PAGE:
Tom
We did try to get in as much local history as we could but obviously you could go for years. As it's about 8,000 nm for us to get there from home probably won't get back soon. I will say this. Seeing it on television doesn't excite us. You just don't get it until you're there in person. We've watched many episodes of "Buying Alaska" but much more appealing in person.

I compare it a bit to us just passing through the Panama Canal. Now that's one day versus two months. But the similarity is that when you complete it, then it really hits you how unique and special it was. Every port you visit while cruising has it's uniqueness and special qualities and every lock is unique. But if most of them are perhaps 25% different than you're use to, then Alaska and the Panama Canal are 100% different and unique. We did things like going to canneries that you do just because you've never been to any, but you're glad to get the new experience and understand what they do and how.

You want some interesting moments in Alaska, take a very aristocrat native Spaniard who lived for years in NYC and has just moved to West Palm. She's cruised Europe as a guest to many others with 200' probably the smallest yacht she's been on. 100' is a little tiny boat. Like those who have only flown large commercial planes getting on a Cessna. She loved it. She was like a child as she experienced nature up close. She's been to Iceland and other places near and seen glaciers from a distance, but it was never as personal and intimate. And no place is as special until you've actually been among a few of those who have always lived there.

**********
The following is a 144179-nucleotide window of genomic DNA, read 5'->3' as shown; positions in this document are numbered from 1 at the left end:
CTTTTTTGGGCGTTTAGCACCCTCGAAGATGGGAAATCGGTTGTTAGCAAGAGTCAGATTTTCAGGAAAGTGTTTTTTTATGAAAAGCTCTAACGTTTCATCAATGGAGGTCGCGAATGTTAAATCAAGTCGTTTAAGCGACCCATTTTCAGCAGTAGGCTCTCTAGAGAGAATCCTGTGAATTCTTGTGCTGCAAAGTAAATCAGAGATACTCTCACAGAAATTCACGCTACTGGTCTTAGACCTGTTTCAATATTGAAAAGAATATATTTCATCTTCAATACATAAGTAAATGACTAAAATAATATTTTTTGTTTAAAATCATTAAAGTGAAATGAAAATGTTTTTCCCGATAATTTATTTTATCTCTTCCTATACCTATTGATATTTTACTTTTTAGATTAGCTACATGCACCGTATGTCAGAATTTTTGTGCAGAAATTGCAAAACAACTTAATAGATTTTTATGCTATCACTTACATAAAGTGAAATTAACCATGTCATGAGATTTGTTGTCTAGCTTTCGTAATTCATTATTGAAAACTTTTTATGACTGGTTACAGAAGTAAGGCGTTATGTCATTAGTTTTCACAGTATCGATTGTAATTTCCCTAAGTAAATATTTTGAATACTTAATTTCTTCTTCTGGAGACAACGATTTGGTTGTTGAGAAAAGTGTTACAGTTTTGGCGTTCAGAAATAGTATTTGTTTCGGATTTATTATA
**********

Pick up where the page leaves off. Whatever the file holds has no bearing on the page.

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Old 02-20-2015, 04:18 AM   #123
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In wintertime, particularly after heave rains, trees, poles, planks, and similar floating objects become a hazard here in the SF estuary. Always a need to keep a keen eye in daylight and a strong hull, protected running gear, and slow speed at night.


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Old 02-20-2015, 04:18 AM   #124
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You are not going to have enough time to smell the roses. What is the reason for the insane schedule? British Columbia has so much to offer. Your time line does not allow for weather days, for which there will be. We took 15 years to check out BC before going to Alaska.
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Old 02-20-2015, 05:12 PM   #125